"The Perry's, Ma'am, wet Quakers.
He married Mrs. Hartley Grant,
Whose father's uncle's mother's aunt
Lived cook at Lady Dacre's."
But Sunday is the time, of course,
When Gossip's congregated force

Pours from our central Chapel :
Then hints and anecdotes increase,
And in the Mansion-house of Peace,
Dark Discord drops her apple.

Ope but a casement, turn a lock,
The whole row feels th' electric shock,
Springs tilt, their blinds up-throwing.

And every ear and every eye

Darts to one centre, to descry

Who's coming or who's going.

Thus occupied, in Crosby-row,
We covet not the Grange or Stowe;
Pent in by walls and palings,

Their lordly tenants can't, like us,

Drop in at tea-time to discuss

Their neighbours' faults and failings.



ACCOMPLISHMENTS.-In this country, of late years, chiefly owing to the increase of wealth, and partly to the equalizing spirit of the French Revolution, there has been a rage, now becoming a little mitigated, for what are called accomplishments. By these are generally meant drawing, speaking French, and playing on the piano-forte. Drawing, French, and Music are the three Graces of a boarding-school Venus. An accomplished young lady is supposed to be mistress of them all; but any one of them confers on her the dignity of possessing an accomplishment. The piano-forte is indispensable. Speaking French is taken for granted, and not too much inquired into. The addition of drawing creates an admiring surprise; and if Italian be thrown in, that is to say, if the young lady understands the words of her favourite Mozart and Rossini, or is not very wide of the mark, admiration, as Johnson might phrase it, retreats into humility. The gentleman has nothing further to be astonished at.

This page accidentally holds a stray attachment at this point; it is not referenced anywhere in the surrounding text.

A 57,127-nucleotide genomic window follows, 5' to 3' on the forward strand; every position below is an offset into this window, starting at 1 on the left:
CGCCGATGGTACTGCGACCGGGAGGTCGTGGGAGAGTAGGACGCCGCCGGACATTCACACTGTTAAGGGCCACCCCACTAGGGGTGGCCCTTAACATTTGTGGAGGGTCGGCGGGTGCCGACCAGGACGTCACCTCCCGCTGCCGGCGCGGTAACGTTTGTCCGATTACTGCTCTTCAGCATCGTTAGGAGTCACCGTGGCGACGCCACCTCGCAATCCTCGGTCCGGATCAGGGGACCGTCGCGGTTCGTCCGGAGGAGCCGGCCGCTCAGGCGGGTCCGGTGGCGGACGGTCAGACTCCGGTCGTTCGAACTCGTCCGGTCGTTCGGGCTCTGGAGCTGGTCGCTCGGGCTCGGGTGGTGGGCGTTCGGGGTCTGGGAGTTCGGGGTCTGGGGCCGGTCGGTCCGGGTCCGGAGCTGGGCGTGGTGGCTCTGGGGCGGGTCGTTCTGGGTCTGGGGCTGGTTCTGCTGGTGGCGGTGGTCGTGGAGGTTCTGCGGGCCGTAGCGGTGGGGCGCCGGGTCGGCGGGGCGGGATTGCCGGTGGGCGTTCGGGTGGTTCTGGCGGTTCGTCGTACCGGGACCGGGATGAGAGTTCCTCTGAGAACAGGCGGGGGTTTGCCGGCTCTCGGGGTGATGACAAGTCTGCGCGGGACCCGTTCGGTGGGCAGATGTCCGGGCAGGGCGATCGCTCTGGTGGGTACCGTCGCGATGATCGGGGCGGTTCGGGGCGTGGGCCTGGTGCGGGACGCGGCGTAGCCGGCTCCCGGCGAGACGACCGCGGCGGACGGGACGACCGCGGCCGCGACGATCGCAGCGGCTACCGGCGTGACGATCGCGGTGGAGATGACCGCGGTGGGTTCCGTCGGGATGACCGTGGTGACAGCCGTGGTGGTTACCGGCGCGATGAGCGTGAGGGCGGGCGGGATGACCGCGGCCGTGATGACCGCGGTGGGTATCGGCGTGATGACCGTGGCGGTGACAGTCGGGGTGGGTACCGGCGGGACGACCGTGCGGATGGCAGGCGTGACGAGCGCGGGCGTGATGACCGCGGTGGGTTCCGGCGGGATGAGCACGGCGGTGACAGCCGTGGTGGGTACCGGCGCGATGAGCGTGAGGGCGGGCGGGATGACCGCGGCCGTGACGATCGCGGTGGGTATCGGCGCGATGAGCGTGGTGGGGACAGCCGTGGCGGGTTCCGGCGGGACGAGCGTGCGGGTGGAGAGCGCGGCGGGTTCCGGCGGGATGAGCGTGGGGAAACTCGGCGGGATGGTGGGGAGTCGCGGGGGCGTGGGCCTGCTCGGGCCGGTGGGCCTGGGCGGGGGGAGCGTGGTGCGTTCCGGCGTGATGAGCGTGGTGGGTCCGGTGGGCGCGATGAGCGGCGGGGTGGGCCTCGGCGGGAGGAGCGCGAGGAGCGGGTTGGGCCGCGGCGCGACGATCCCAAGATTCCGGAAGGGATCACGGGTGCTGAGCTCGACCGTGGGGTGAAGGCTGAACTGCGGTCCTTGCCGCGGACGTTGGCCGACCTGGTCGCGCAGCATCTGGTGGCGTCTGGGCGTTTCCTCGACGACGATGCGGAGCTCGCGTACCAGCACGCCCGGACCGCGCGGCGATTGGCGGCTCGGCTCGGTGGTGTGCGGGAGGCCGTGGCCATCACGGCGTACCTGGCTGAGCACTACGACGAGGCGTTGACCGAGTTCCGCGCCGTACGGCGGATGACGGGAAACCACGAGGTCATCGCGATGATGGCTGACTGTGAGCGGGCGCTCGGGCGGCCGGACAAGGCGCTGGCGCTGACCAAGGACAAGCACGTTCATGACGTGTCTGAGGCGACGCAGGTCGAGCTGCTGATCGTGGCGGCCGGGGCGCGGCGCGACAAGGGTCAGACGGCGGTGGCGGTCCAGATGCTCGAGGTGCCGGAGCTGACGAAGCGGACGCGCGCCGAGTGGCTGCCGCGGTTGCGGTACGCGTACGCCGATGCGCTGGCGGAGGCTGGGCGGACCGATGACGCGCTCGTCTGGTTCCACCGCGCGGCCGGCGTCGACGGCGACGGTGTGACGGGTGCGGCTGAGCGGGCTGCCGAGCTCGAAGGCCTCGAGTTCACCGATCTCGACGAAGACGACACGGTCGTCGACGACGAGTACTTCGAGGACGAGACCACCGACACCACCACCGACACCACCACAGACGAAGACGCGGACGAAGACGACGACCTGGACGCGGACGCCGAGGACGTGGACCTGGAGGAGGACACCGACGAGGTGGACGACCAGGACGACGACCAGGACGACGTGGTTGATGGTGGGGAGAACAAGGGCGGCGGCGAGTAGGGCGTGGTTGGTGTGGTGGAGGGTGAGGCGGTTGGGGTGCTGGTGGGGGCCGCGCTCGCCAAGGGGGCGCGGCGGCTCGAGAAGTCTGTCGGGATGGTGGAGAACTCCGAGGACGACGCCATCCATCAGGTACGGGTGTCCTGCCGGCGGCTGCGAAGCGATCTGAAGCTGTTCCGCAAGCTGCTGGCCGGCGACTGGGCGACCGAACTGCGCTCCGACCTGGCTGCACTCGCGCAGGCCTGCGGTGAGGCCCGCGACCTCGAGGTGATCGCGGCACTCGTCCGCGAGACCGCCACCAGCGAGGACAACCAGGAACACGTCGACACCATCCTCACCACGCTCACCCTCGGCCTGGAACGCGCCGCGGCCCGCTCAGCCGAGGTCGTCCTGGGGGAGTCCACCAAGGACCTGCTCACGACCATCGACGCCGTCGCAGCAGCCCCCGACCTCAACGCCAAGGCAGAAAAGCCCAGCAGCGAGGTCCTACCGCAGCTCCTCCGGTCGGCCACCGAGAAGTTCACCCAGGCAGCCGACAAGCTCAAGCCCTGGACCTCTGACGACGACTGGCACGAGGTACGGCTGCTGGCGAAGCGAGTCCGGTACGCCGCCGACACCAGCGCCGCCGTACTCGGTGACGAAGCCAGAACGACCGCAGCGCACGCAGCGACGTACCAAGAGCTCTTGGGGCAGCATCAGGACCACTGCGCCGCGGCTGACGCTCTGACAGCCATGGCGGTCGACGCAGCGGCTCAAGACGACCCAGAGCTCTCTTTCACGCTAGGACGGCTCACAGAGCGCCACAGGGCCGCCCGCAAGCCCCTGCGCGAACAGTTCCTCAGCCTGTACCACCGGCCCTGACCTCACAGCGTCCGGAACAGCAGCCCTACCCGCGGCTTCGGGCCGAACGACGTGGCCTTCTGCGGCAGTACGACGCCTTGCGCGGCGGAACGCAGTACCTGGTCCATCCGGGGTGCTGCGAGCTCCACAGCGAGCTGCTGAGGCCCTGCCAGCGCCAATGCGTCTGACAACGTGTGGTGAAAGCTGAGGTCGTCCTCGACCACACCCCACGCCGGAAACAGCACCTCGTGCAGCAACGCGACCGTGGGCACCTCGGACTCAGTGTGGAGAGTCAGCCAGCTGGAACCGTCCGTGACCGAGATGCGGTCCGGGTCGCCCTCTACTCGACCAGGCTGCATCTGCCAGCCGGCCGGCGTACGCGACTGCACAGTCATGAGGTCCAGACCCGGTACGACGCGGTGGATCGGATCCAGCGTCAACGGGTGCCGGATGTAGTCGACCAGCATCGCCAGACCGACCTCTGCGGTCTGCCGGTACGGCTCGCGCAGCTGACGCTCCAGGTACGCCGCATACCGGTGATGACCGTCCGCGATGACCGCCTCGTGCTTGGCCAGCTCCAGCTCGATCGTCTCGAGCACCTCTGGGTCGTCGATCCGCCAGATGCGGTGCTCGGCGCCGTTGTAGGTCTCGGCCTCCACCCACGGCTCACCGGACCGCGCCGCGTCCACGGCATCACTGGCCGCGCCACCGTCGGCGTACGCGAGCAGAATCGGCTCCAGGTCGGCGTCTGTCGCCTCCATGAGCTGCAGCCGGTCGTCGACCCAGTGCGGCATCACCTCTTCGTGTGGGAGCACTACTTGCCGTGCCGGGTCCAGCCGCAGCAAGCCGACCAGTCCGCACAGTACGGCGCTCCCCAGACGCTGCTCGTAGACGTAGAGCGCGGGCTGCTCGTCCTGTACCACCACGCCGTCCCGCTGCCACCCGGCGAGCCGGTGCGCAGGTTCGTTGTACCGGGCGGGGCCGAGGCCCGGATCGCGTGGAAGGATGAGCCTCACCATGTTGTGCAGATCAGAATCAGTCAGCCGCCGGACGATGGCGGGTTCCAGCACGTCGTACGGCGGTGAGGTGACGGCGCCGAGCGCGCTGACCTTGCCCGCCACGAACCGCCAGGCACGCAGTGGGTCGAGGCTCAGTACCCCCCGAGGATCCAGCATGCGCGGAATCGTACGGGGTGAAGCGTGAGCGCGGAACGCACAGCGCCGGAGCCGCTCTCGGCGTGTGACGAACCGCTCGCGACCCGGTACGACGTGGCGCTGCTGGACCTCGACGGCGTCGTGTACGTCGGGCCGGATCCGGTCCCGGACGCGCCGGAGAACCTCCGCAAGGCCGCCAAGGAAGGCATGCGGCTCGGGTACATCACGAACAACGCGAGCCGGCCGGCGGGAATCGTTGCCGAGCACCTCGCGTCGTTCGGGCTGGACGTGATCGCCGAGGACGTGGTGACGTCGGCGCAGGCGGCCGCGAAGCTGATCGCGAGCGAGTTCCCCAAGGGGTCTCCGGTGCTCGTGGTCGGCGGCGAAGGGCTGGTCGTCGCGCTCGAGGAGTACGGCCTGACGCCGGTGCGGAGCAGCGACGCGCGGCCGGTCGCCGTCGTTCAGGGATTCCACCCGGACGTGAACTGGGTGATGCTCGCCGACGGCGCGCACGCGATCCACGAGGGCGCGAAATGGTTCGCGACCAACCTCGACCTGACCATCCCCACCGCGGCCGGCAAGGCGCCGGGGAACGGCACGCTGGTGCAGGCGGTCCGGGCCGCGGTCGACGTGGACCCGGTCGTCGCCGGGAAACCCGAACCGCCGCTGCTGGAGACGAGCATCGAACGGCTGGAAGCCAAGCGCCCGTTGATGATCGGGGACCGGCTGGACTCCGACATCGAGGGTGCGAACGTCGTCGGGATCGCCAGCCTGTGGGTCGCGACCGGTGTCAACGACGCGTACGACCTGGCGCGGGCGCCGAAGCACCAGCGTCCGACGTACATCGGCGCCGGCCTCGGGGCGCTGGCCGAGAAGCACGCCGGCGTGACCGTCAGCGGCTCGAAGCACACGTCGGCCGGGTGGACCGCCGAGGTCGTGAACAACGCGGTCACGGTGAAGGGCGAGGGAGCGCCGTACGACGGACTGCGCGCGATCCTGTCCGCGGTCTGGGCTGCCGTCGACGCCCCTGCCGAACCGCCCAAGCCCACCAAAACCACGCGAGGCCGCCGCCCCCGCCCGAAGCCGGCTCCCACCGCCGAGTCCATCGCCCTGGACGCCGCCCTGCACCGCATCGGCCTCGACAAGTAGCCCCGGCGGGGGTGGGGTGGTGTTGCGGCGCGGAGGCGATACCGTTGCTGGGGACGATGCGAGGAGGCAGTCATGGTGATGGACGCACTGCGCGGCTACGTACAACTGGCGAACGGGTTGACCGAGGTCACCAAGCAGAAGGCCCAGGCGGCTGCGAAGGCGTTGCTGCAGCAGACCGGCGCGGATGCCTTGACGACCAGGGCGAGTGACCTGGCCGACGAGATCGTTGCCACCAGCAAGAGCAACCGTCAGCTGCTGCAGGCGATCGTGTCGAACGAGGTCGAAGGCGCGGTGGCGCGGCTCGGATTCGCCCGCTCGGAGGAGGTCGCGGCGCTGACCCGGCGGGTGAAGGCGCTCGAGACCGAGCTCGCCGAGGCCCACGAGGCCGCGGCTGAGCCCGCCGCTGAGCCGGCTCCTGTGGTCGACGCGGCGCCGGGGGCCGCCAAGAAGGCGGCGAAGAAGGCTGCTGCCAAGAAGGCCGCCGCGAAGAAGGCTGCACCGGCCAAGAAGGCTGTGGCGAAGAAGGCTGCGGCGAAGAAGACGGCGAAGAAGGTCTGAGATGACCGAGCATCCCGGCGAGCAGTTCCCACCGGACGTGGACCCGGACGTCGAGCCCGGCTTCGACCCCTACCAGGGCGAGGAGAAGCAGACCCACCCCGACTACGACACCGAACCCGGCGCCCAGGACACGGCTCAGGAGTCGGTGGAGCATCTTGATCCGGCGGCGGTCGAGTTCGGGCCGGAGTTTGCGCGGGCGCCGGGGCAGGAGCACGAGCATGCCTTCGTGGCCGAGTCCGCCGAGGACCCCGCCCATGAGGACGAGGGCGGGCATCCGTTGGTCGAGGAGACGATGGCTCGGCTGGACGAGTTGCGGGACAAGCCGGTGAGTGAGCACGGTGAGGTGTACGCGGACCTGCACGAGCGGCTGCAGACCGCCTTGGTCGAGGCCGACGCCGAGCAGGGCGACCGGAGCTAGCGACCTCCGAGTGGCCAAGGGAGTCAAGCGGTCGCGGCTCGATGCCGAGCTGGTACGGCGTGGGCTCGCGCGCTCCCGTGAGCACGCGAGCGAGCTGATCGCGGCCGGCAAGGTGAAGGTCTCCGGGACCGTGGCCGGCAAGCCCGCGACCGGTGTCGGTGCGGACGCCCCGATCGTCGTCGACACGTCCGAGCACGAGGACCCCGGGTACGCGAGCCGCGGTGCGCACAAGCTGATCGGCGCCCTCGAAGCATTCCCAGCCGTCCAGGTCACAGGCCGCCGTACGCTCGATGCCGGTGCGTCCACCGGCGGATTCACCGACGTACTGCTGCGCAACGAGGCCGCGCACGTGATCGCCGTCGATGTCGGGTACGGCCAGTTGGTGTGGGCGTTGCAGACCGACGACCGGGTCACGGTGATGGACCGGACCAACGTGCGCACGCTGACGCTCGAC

We know not whether it be to the disgrace or renown of the other sex, that an accomplished man is not so easily heard of. Whether it be that Greek and Latin are too common in some quarters, and too little expected in others, or that it is thought nothing wonderful for one of the male sex to be able to play on an instrument and take part in a duett, or that a man's life has been so busy a thing of late years between politics and money-getting, certain it is, that the idea of an accomplished young gentleman is not so distinct a thing now-a-days as it used to be. We suspect it will become more so, in proportion as those excellent gymnastic institutions increase, which bave lately risen among us. One real accomplishment leads to another. The sense of acquirement is ambitious, and is for making conquests among the neighbouring territories. Besides, a man has something in him to adorn, when he has the ground of a sure manhood to go upon,-when he has stuff and substance in him to shape and illustrate. His accomplishments, in that case, are not taken for evidences of effeminacy; tendencies to pleasure which he cannot help. They are attainments of his will, and ornaments of his victory. The hand, that can grapple well with a bar, has double grace in dancing over the flute. The conqueror from the wrestlingground goes with a new zest to read about the Greeks and their palæstra. We could lay a wager, that numbers of the pupils of Professor Voelker will be for inquiring into what is to be learnt and added to their stock in very different quarters. They will find with pleasure, that Milton, himself a gymnast, as far as fencing went, recommends the recreation of music after exercise. Socrates, strong in body as well as mind, disdained none of the favours of those three deified Graces, which he knew how to sculpture. Epaminondas, the greatest of the Greek warriors, and one of the most amiable of men, was a dancer and a fluteplayer. The German students, from whom the introducer of our gymnastics has come among us, and whom it shall be no unbearable anticlimax to mention after these great names, seeing that they had a hand in pulling down Napoleon, are the same persons that figure in the war-songs of Kleist, and the tender novels of Augustus La Fontaine.